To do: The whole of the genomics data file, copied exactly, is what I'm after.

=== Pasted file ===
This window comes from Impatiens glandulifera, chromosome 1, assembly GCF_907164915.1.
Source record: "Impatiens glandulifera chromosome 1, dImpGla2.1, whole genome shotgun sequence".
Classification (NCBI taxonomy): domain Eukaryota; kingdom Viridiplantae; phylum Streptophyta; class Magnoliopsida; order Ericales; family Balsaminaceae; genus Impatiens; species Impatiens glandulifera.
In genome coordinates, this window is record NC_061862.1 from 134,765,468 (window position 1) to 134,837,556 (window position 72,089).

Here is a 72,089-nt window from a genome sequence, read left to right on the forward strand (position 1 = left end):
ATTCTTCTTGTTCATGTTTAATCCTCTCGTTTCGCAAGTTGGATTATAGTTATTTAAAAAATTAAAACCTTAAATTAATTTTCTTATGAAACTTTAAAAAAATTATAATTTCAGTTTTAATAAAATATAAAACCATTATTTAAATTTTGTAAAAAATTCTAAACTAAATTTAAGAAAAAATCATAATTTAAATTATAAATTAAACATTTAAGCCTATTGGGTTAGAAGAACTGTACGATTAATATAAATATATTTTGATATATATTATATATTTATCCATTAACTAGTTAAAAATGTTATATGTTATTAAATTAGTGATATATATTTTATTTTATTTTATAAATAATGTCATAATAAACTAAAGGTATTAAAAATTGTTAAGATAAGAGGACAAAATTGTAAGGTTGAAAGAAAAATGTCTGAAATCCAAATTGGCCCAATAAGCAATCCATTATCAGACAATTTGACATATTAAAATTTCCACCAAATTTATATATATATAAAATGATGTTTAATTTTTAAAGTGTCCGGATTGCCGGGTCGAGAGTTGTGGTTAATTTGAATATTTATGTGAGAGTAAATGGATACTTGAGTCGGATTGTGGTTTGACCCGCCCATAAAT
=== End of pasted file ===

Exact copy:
This window comes from Impatiens glandulifera, chromosome 1, assembly GCF_907164915.1.
Source record: "Impatiens glandulifera chromosome 1, dImpGla2.1, whole genome shotgun sequence".
Classification (NCBI taxonomy): domain Eukaryota; kingdom Viridiplantae; phylum Streptophyta; class Magnoliopsida; order Ericales; family Balsaminaceae; genus Impatiens; species Impatiens glandulifera.
In genome coordinates, this window is record NC_061862.1 from 134,765,468 (window position 1) to 134,837,556 (window position 72,089).

Here is a 72,089-nt window from a genome sequence, read left to right on the forward strand (position 1 = left end):
ATTCTTCTTGTTCATGTTTAATCCTCTCGTTTCGCAAGTTGGATTATAGTTATTTAAAAAATTAAAACCTTAAATTAATTTTCTTATGAAACTTTAAAAAAATTATAATTTCAGTTTTAATAAAATATAAAACCATTATTTAAATTTTGTAAAAAATTCTAAACTAAATTTAAGAAAAAATCATAATTTAAATTATAAATTAAACATTTAAGCCTATTGGGTTAGAAGAACTGTACGATTAATATAAATATATTTTGATATATATTATATATTTATCCATTAACTAGTTAAAAATGTTATATGTTATTAAATTAGTGATATATATTTTATTTTATTTTATAAATAATGTCATAATAAACTAAAGGTATTAAAAATTGTTAAGATAAGAGGACAAAATTGTAAGGTTGAAAGAAAAATGTCTGAAATCCAAATTGGCCCAATAAGCAATCCATTATCAGACAATTTGACATATTAAAATTTCCACCAAATTTATATATATATAAAATGATGTTTAATTTTTAAAGTGTCCGGATTGCCGGGTCGAGAGTTGTGGTTAATTTGAATATTTATGTGAGAGTAAATGGATACTTGAGTCGGATTGTGGTTTGACCCGCCCATAAAT